Capito presses Pruitt on report

MARTINSBURG — W.Va. Sen. Shelley Moore Capito does not plan on letting Environmental Protection Agency Chief Scott Pruitt off the hook anytime soon about whether he knew about the suppression of a federal report on hazardous chemicals in drinking water.

According to e-mails, the EPA and the White House sought to block publication of the Department of Health and Human Services study on toxic chemicals that has contaminated water supplies near military bases, chemical plants and other sites in locations from New York to Michigan to West Virginia.

The study would show that the chemicals endanger human health at a far lower level than the EPA has previously called safe, according to the e-mails.

Capito raised the issue of possible EPA interference with Pruitt during a Senate Interior Appropriations Subcommittee hearing Thursday on the EPA’s fiscal year 2019 budget.

Capito said she has a vested interest in the report, since West Virginia has been hit with two major chemical pollution crisis in the last five years. In May 2016, Martinsburg’s Big Springs Water Filtration Plant was closed down when perfluoroocatoic acid and perflurootanesulfonic acid were found in the water.

Martinsburg spent an estimated $4.5 million to rebuild the water plant, money the Air National Guard had first promised to pay in January 2017, acknowledging the toxins were released from Air National Guard planes. The offer was rescinded five months later. On May 12, city officials gave city attorney Kin Sayre the go ahead to file a lawsuit against the federal government, seeking to get a portion of the money back.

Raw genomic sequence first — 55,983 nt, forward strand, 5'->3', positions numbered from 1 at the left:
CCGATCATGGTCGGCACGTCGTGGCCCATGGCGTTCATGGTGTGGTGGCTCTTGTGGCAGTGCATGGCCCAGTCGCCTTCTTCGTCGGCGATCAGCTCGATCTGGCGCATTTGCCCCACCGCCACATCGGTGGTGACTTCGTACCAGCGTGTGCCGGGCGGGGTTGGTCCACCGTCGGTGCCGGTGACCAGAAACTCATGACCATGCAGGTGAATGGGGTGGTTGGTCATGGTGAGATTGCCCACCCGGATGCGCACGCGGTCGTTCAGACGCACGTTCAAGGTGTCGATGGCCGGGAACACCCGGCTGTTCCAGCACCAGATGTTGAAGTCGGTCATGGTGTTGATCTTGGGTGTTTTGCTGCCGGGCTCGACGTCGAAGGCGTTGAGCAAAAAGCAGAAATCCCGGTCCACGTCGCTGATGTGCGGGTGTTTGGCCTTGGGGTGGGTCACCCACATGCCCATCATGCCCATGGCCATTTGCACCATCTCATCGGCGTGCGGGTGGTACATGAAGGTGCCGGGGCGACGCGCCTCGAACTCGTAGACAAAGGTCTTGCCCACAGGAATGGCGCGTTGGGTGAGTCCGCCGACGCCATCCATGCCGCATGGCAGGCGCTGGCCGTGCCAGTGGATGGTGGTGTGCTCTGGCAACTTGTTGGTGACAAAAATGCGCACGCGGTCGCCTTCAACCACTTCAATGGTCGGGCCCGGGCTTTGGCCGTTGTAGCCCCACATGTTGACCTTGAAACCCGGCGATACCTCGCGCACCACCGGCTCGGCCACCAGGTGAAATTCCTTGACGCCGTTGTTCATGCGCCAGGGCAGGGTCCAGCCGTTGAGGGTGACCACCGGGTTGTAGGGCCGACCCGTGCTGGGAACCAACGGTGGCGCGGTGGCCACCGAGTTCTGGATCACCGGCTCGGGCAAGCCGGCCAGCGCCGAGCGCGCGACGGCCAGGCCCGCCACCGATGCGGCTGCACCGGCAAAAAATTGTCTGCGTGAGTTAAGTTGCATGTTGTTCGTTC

Capito said she was somewhat surprised when Pruitt told the committee he didn’t know of the DHHS report.

“He knows about it now,” Capito said. “I will still be pressing him to release this. I don’t why we would withhold this information, particularly with Martinsburg and Parkersburg — and maybe other areas — being impacted.”

Capito called releasing this and future reports critical to determining clear water safety standards for toxic materials.

“I feel strongly that we need access to more fuller scientific data regarding the PFOA and PFOS chemicals in our water sources,” Capito said “We need that information for our health safety.”

Pruitt told Capito he planned to discuss the issue at the EPA stakeholder summit on Tuesday that will include federal, state and inter-agency officials. Capito is also going to be pressing Pruitt on establishing more stringent EPA guidelines on hazardous chemical materials that may be found in drinking water.

The EPA currently classifies PFOA and PFOS as materials designated with a warning alert. Moving the chemical to a higher toxic classification allows the EPA to take action against the responsible government party to provide remediation of the contaminated site.

“It moves the scrutiny of that chemical way up the list,” Capito said. “Right now, these PFOAs and PFOSs are not on that high toxic list, but I think Pruitt says he is looking at that EPA high toxcity list.”

Capito said the EPA also has to set clear safe levels for those chemicals.

“We need to get a scientific analysis of the safe level — I don’t think that we have reached that yet,” Capito said. “There was some fear expressed in these e-mails that the level was going to blow the budget of the Department of Defense, or somebody else. My view is, if our water is unsafe, then the remediation and the cost of remediation and who has to ever redmediate it, you better dag on do it.”

While Capito said she will press Pruitt on the report and establishing higher EPA hazardous material standard, she is taking a more pragmatic view on ever determining who suppressed the report.

“I’m going to have to accept the fact that he says he (Pruitt) didn’t know,” Capito said. “I think we’re better forging ahead and getting it (the report) released and finding out what the safe chemical levels are.”

By:  Jim McConville
Source: Martinsburg Journal